Osunsami noted how $85 billion has already been allocated, before he proceeded to cue up soundbites from Bush voters. A doctor argued that "this is a situation that requires big government help” and a woman contended that “the government's job is to protect me, and that's what I expect them to do." Osunsami cautioned: "Perhaps the State of the Union Address wasn't the place for announcing policy aimed at helping these homeowners, but there's a feeling here that they were slighted." (Transcript follows.)
The MRC's Brad Wilmouth corrected the closed-captioning against the video of what aired on the February 1 World News Tonight:
Elizabeth Vargas: "We mentioned all the attention today about what was in the President's speech, but there's been quite a debate about some things that President Bush did not talk about. The speech was practically over before the President mentioned Hurricane Katrina, one of the worst natural disasters in America's history. Many people in New Orleans were not happy about it. Here's ABC's Steve Osunsami."
Steve Osunsami: "Across New Orleans-"
Cindy Galliano, New Orleans resident: "We're flabbergasted. We're insulted. We're outraged."
Osunsami: "-residents couldn't believe the President's speech offered no new ideas for rebuilding their city."
Galliano: "Last night, the proof was in the pudding. He doesn't give a damn about us!"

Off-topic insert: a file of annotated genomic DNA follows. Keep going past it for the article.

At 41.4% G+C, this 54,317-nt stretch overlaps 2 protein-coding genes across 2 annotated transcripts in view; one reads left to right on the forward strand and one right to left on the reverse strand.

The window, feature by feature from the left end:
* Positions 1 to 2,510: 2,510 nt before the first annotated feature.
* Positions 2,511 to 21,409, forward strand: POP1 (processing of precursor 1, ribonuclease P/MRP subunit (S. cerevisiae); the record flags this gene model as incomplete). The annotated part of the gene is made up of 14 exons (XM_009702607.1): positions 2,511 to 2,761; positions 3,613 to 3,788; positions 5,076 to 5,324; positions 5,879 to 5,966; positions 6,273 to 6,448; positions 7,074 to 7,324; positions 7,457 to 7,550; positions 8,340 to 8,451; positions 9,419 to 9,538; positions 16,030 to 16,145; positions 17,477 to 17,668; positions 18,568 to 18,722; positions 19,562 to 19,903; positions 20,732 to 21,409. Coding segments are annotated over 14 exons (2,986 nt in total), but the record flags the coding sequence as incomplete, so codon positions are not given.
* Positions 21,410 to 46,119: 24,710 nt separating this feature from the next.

Osunsami: "The President spent less than a minute mentioning the Gulf Coast disaster. The administration points out Congress has already dedicated $85 billion to recovery efforts."
Bill Sailers, New Orleans resident: "I don't know if I was really surprised last night because of what he said the last time he was in town, that, 'Go ahead and bring your families down here. Everything looks pretty good to me.'"
Osunsami: "The reality is that a third of New Orleans is still without power. In Mississippi, 51 hotels and resorts, the lifeblood of the tourism industry there, will never be rebuilt. In Louisiana, the repairs on the levees may not be completed until after this year's hurricane season begins. Here's what many residents wanted to hear: A greater share of the tax revenue generated from oil and gas drilled off Louisiana's shore, even more money for stronger levees, and a rebuilding plan that would cover each and every affected homeowner. William Farrell is a doctor who voted for the President and is now living in a trailer."
Dr. William Farrell, New Orleans resident: "This is a situation that requires big government help. And as much as I philosophically don't espouse that approach, when you're in it and you live it, you see there's really no other way."
Osunsami: "Elorial Monette also voted for the President."
Elorial Monette, New Orleans resident: "The government's job is to protect me, and that's what I expect them to do."
Osunsami: "Perhaps the State of the Union Address wasn't the place for announcing policy aimed at helping these homeowners, but there's a feeling here that they were slighted."
Gloria Powers, New Orleans resident: "I want everybody in the country to realize that if they have a disaster in their area, this is what they can expect."
Osunsami: "They're going to be angry for some time. Steve Osunsami, ABC News, New Orleans."